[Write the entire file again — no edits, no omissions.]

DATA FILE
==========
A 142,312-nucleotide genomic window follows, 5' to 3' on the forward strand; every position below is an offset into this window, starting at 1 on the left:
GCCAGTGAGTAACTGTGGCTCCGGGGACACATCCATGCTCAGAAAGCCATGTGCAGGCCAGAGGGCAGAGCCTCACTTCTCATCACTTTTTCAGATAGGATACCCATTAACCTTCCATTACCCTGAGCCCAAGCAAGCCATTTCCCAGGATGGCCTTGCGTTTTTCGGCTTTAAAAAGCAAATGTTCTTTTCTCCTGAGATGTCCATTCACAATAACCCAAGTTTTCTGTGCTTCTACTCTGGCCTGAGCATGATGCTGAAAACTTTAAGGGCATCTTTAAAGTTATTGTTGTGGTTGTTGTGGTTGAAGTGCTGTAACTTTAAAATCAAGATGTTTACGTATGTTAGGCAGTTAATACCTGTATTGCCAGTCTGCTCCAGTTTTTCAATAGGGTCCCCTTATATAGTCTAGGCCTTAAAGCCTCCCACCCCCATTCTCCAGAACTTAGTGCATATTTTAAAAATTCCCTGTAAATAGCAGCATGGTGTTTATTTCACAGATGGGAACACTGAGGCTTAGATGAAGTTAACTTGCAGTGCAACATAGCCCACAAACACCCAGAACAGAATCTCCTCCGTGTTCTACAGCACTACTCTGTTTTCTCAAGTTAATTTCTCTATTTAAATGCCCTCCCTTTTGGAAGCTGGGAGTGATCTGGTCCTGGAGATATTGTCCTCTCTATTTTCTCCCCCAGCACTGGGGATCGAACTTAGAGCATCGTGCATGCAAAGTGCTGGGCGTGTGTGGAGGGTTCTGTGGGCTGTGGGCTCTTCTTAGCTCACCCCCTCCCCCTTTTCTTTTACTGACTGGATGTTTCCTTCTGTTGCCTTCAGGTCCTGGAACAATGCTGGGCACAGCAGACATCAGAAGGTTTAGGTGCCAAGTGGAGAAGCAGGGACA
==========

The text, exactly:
A 142,312-nucleotide genomic window follows, 5' to 3' on the forward strand; every position below is an offset into this window, starting at 1 on the left:
GCCAGTGAGTAACTGTGGCTCCGGGGACACATCCATGCTCAGAAAGCCATGTGCAGGCCAGAGGGCAGAGCCTCACTTCTCATCACTTTTTCAGATAGGATACCCATTAACCTTCCATTACCCTGAGCCCAAGCAAGCCATTTCCCAGGATGGCCTTGCGTTTTTCGGCTTTAAAAAGCAAATGTTCTTTTCTCCTGAGATGTCCATTCACAATAACCCAAGTTTTCTGTGCTTCTACTCTGGCCTGAGCATGATGCTGAAAACTTTAAGGGCATCTTTAAAGTTATTGTTGTGGTTGTTGTGGTTGAAGTGCTGTAACTTTAAAATCAAGATGTTTACGTATGTTAGGCAGTTAATACCTGTATTGCCAGTCTGCTCCAGTTTTTCAATAGGGTCCCCTTATATAGTCTAGGCCTTAAAGCCTCCCACCCCCATTCTCCAGAACTTAGTGCATATTTTAAAAATTCCCTGTAAATAGCAGCATGGTGTTTATTTCACAGATGGGAACACTGAGGCTTAGATGAAGTTAACTTGCAGTGCAACATAGCCCACAAACACCCAGAACAGAATCTCCTCCGTGTTCTACAGCACTACTCTGTTTTCTCAAGTTAATTTCTCTATTTAAATGCCCTCCCTTTTGGAAGCTGGGAGTGATCTGGTCCTGGAGATATTGTCCTCTCTATTTTCTCCCCCAGCACTGGGGATCGAACTTAGAGCATCGTGCATGCAAAGTGCTGGGCGTGTGTGGAGGGTTCTGTGGGCTGTGGGCTCTTCTTAGCTCACCCCCTCCCCCTTTTCTTTTACTGACTGGATGTTTCCTTCTGTTGCCTTCAGGTCCTGGAACAATGCTGGGCACAGCAGACATCAGAAGGTTTAGGTGCCAAGTGGAGAAGCAGGGACA